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J Am Chem Soc. 2016 Sep 21;138(37):12029-32. doi: 10.1021/jacs.6b07259. Epub 2016 Sep 7.

Helical Conformation in the CA-SP1 Junction of the Immature HIV-1 Lattice Determined from Solid-State NMR of Virus-like Particles.

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Laboratory of Chemical Physics, National Institute of Diabetes and Digestive and Kidney Diseases, National Institutes of Health , Bethesda, Maryland 20892-0520, United States.
Department of Molecular Physiology and Biological Physics, University of Virginia School of Medicine , Seridan G. Snyder Translational Research Building, 480 Ray C. Hunt Drive, Charlottesville, Virginia 22908, United States.
Department of Medicine, Division of Cardiovascular Medicine, University of Virginia Health System , Charlottesville, Virginia 22908, United States.
Center for Membrane and Cell Physiology, University of Virginia School of Medicine , Charlottesville, Virginia 22908, United States.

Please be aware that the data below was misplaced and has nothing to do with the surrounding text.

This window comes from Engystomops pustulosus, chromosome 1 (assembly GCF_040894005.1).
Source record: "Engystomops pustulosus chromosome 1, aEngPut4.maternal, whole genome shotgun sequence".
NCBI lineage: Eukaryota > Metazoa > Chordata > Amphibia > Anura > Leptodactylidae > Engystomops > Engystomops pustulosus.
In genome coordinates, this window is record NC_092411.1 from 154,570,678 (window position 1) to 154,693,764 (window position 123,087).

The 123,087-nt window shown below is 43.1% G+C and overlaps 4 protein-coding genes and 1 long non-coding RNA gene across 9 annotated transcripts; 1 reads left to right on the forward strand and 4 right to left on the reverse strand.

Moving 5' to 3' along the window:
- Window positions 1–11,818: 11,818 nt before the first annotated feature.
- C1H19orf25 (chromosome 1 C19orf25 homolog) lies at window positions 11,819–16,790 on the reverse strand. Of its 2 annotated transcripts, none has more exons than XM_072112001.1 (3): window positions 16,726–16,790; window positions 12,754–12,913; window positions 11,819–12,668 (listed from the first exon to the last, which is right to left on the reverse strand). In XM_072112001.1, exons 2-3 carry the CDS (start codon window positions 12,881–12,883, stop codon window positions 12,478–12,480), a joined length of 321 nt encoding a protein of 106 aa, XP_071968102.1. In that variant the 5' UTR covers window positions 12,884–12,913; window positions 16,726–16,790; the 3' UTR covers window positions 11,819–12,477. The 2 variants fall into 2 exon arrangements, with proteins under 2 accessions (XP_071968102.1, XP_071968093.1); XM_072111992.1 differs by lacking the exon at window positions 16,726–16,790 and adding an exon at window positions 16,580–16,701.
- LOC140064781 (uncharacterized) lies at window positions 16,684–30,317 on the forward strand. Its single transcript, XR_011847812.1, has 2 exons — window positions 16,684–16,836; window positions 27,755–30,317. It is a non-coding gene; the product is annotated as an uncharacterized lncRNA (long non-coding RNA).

Maturation of HIV-1 requires disassembly of the Gag polyprotein lattice, which lines the viral membrane in the immature state, and subsequent assembly of the mature capsid protein lattice, which encloses viral RNA in the mature state. Metastability of the immature lattice has been proposed to depend on the existence of a structurally ordered, α-helical segment spanning the junction between capsid (CA) and spacer peptide 1 (SP1) subunits of Gag, a segment that is dynamically disordered in the mature capsid lattice. We report solid state nuclear magnetic resonance (ssNMR) measurements on the immature lattice in noncrystalline, spherical virus-like particles (VLPs) derived from Gag. The ssNMR data provide definitive evidence for this critical α-helical segment in the VLPs. Differences in ssNMR chemical shifts and signal intensities between immature and mature lattice assemblies also support a major rearrangement of intermolecular interactions in the maturation process, consistent with recent models from electron cryomicroscopy and X-ray crystallography.

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